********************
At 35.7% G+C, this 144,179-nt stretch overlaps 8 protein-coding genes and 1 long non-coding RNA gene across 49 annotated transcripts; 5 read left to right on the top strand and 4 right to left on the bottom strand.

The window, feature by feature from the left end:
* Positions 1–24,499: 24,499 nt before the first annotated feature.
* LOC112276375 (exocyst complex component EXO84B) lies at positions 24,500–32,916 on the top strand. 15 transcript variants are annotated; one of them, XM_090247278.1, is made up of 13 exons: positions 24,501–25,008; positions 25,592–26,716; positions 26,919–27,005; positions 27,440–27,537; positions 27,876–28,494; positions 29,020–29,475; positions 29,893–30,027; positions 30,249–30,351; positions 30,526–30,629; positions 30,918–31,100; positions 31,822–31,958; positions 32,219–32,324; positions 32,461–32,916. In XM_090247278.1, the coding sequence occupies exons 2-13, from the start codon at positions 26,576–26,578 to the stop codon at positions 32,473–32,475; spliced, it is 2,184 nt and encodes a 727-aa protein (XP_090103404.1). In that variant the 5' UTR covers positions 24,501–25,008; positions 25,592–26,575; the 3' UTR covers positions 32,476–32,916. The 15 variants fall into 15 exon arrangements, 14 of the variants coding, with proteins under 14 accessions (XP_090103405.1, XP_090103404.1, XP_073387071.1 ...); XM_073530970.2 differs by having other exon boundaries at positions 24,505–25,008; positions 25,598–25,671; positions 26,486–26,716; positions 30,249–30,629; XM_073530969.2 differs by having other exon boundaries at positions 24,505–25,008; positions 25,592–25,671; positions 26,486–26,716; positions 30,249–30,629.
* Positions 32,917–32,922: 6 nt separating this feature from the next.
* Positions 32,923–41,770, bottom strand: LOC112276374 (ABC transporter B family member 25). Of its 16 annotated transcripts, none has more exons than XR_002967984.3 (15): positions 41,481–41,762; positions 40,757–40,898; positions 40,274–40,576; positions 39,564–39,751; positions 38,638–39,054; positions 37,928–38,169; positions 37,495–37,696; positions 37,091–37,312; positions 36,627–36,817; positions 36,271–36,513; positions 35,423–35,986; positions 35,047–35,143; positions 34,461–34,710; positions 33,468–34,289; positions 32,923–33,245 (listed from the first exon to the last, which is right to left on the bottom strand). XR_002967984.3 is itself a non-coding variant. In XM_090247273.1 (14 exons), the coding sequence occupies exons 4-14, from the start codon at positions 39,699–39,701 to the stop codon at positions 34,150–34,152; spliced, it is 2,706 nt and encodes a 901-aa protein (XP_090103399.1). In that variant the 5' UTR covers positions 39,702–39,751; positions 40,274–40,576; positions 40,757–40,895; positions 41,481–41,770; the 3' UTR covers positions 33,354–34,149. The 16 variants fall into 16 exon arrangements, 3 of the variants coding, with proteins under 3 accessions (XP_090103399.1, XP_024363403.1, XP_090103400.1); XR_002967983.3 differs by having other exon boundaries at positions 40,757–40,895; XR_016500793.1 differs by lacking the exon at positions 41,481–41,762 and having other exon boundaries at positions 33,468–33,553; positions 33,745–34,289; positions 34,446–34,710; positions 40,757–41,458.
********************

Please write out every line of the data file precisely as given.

At 35.7% G+C, this 144,179-nt stretch overlaps 8 protein-coding genes and 1 long non-coding RNA gene across 49 annotated transcripts; 5 read left to right on the top strand and 4 right to left on the bottom strand.

The window, feature by feature from the left end:
* Positions 1–24,499: 24,499 nt before the first annotated feature.
* LOC112276375 (exocyst complex component EXO84B) lies at positions 24,500–32,916 on the top strand. 15 transcript variants are annotated; one of them, XM_090247278.1, is made up of 13 exons: positions 24,501–25,008; positions 25,592–26,716; positions 26,919–27,005; positions 27,440–27,537; positions 27,876–28,494; positions 29,020–29,475; positions 29,893–30,027; positions 30,249–30,351; positions 30,526–30,629; positions 30,918–31,100; positions 31,822–31,958; positions 32,219–32,324; positions 32,461–32,916. In XM_090247278.1, the coding sequence occupies exons 2-13, from the start codon at positions 26,576–26,578 to the stop codon at positions 32,473–32,475; spliced, it is 2,184 nt and encodes a 727-aa protein (XP_090103404.1). In that variant the 5' UTR covers positions 24,501–25,008; positions 25,592–26,575; the 3' UTR covers positions 32,476–32,916. The 15 variants fall into 15 exon arrangements, 14 of the variants coding, with proteins under 14 accessions (XP_090103405.1, XP_090103404.1, XP_073387071.1 ...); XM_073530970.2 differs by having other exon boundaries at positions 24,505–25,008; positions 25,598–25,671; positions 26,486–26,716; positions 30,249–30,629; XM_073530969.2 differs by having other exon boundaries at positions 24,505–25,008; positions 25,592–25,671; positions 26,486–26,716; positions 30,249–30,629.
* Positions 32,917–32,922: 6 nt separating this feature from the next.
* Positions 32,923–41,770, bottom strand: LOC112276374 (ABC transporter B family member 25). Of its 16 annotated transcripts, none has more exons than XR_002967984.3 (15): positions 41,481–41,762; positions 40,757–40,898; positions 40,274–40,576; positions 39,564–39,751; positions 38,638–39,054; positions 37,928–38,169; positions 37,495–37,696; positions 37,091–37,312; positions 36,627–36,817; positions 36,271–36,513; positions 35,423–35,986; positions 35,047–35,143; positions 34,461–34,710; positions 33,468–34,289; positions 32,923–33,245 (listed from the first exon to the last, which is right to left on the bottom strand). XR_002967984.3 is itself a non-coding variant. In XM_090247273.1 (14 exons), the coding sequence occupies exons 4-14, from the start codon at positions 39,699–39,701 to the stop codon at positions 34,150–34,152; spliced, it is 2,706 nt and encodes a 901-aa protein (XP_090103399.1). In that variant the 5' UTR covers positions 39,702–39,751; positions 40,274–40,576; positions 40,757–40,895; positions 41,481–41,770; the 3' UTR covers positions 33,354–34,149. The 16 variants fall into 16 exon arrangements, 3 of the variants coding, with proteins under 3 accessions (XP_090103399.1, XP_024363403.1, XP_090103400.1); XR_002967983.3 differs by having other exon boundaries at positions 40,757–40,895; XR_016500793.1 differs by lacking the exon at positions 41,481–41,762 and having other exon boundaries at positions 33,468–33,553; positions 33,745–34,289; positions 34,446–34,710; positions 40,757–41,458.